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Building bridges

EDI-AR conference brings together global audience on Signal Hill

By Terri Coles

Memorial University’s inaugural International Equity, Diversity, Inclusion and Anti-Racism (EDI-AR) Conference brought together more than 200 attendees and presenters from around the world on May 14.

Dr. Amoaba Gooden (left) and Dr. Delores V. Mullings.
From left are Dr. Amoaba Gooden and Dr. Delores V. Mullings at Signal Hill Campus on May 14.
Photo: Kristine Breen

It was a day of education, discussion and bridge-building.

“This is a great success story,” said Dr. Delores V. Mullings, vice-provost, EDI-AR at Memorial. “We are pleased with the outcome. Our small portfolio made history by hosting the first EDI-AR conference in the province.”

Dr. Mullings says there was “unprecedented excitement, appreciation and joy” from presenters and attendees.

“We received a lot of positive feedback and suggestions for a two-day event in the future. This is the beginning of Memorial assuming its place among EDI-AR institutional leaders.”

Dr. Donna Hardy Cox (left) and Dr. Paul Banahene Adjei stand together in a conference room.
From left are Dr. Donna Hardy Cox and Dr. Paul Banahene Adjei.
Photo: Kristine Breen

The hybrid conference took place at Memorial’s Signal Hill Campus in St. John’s; guests could attend online or in person.

The theme of the 2024 conference was Creating and Maintaining EDI-AR Momentum.

Moving work forward

The day opened with a video message from Dr. Neil Bose, president and vice-chancellor, pro tempore, at Memorial University.

Dr. Bose congratulated Dr. Mullings and her team on the event and reiterated the importance of her portfolio’s work to Memorial.

During each session throughout the day, presenters and attendees focused on the need to continue the work towards a clear EDI-AR mandate, keep it moving forward and scale it through their respective organizations.

The conference’s keynote speaker was Dr. Amoaba Gooden, vice-president, Division of People, Culture and Belonging, at Kent State University in Ohio.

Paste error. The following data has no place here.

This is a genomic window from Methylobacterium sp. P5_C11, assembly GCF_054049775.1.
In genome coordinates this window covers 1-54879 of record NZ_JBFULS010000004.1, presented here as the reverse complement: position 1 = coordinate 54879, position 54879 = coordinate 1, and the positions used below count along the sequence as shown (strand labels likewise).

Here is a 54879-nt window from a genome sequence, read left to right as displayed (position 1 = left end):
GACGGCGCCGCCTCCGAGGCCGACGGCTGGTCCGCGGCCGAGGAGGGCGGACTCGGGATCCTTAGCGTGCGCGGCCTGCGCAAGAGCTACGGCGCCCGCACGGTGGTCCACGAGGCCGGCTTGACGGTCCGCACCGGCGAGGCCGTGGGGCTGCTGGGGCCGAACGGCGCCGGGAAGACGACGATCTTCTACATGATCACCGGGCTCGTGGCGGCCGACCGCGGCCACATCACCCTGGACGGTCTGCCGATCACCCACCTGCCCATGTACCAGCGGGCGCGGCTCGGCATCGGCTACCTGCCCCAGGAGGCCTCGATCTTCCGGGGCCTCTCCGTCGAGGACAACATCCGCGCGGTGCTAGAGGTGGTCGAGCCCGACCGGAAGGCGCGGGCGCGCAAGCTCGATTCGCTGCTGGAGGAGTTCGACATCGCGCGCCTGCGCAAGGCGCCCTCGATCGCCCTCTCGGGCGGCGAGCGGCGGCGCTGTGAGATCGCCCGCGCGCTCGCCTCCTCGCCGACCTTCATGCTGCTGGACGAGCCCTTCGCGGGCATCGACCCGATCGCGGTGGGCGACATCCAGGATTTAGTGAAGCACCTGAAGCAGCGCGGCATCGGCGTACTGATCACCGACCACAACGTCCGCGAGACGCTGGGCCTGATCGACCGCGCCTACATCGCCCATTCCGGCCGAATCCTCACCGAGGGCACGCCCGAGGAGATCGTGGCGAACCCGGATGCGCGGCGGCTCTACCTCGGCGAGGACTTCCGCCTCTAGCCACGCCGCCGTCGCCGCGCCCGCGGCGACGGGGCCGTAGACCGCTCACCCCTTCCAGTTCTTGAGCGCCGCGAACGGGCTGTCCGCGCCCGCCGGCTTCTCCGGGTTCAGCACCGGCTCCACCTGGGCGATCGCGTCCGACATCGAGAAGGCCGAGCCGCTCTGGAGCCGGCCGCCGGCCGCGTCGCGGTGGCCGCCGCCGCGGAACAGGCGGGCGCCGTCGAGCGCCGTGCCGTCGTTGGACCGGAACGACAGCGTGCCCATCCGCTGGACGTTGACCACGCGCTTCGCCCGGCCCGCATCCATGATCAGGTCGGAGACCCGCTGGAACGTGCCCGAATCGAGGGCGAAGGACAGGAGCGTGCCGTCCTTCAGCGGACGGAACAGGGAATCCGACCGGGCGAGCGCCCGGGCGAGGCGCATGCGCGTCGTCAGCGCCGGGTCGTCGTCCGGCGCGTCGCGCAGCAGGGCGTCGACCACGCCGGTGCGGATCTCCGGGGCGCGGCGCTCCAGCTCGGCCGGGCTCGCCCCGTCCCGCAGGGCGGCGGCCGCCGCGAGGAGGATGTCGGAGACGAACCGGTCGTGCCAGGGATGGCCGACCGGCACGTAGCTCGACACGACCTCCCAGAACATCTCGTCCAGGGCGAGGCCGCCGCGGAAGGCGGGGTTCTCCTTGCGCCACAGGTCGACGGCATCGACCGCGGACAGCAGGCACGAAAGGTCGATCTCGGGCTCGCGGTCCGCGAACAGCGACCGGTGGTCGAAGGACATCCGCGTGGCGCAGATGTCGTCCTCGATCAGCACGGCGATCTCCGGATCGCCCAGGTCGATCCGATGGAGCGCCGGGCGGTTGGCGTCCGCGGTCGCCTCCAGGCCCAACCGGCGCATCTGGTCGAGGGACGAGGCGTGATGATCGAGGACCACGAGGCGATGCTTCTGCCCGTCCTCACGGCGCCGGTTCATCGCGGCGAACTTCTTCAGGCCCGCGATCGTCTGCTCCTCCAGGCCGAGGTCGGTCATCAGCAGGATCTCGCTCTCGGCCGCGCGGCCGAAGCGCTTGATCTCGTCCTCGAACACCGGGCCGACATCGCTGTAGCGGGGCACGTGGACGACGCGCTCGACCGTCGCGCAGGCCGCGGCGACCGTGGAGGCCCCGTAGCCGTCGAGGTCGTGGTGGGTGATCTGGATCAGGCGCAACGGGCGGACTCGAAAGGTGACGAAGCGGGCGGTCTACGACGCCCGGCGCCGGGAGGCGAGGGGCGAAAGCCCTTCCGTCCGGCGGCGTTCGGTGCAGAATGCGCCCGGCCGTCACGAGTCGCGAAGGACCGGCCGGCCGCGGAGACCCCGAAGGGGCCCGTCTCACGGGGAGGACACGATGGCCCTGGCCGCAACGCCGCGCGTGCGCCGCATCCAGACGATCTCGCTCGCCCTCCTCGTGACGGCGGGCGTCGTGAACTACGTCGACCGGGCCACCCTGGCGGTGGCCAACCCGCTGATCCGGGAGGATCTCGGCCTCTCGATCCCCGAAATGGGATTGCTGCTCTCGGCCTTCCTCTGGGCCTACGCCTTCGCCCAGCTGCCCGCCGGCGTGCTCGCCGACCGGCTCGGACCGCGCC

Heather Crane (left) interprets in ASL as Dr. Amoaba Gooden speaks at a podium.
Standing from center to left are Heather Crane, American sign language interpreter, and Dr. Amoaba Gooden, of Kent University in Ohio, at Signal Hill Campus on May 14.
Photo: Kristine Breen

She addressed the importance of developing initiatives related to equity, inclusion, diversity and anti-racism with clear goals and measurable success metrics.

Dr. Gooden pointed to American author, theorist, educator and social critic bell hooks’ work when developing EDI-AR strategies and frameworks.

“For change to really happen, it needs to come from the people.” — Dr. Amoaba Gooden

Pay attention to who is at the margins of communities, and find out how they will be affected or excluded.

“The role of all of us as leaders is to move to the margins to partner [there],” she said.

She also outlined the scholarship and approaches informing her work.

Next, Dr. Gooden shared how Kent State University put those concepts into practice, emphasized the importance of measuring progress and shared her experiences in re-imagining how decision-making can look at post-secondary institutions.

“For those who are leading change, one of the things we really need to be mindful of is we’re helping to craft a vision, but we’re not dictating the vision. For change to really happen, it needs to come from the people.”

Wide range of topics

Other conference presenters covered a wide range of topics related to work in the EDI-AR space.

Cherry Ralhan-Khanna (left) and Shazia Shaheen stand among a crowd in a conference room.
Standing from centre to right are Cherry Ralhan-Khanna and Shazia Shaheen of the Office of the Vice-Provost, EDI-AR, at Memorial University.
Photo: Kristine Breen

Topics included using Canada’s human-rights framework to advance equity, diversity and inclusion in Canadian higher education; navigating whiteness in EDI-AR leadership; exploring best practices for EDI-AR in hiring practices; and integrating neurodiverse people in educational spaces, among many others.

In closing the conference, Dr. Mullings acknowledged the often challenging nature of discussions centred on equity, diversity, inclusion and anti-racism.

She closed by thanking volunteers, staff, presenters and attendees for their participation and support during the event.

Memorial University’s second International EDI-AR Conference is tentatively scheduled for May 2025.

Visit the EDI-AR website for updates.

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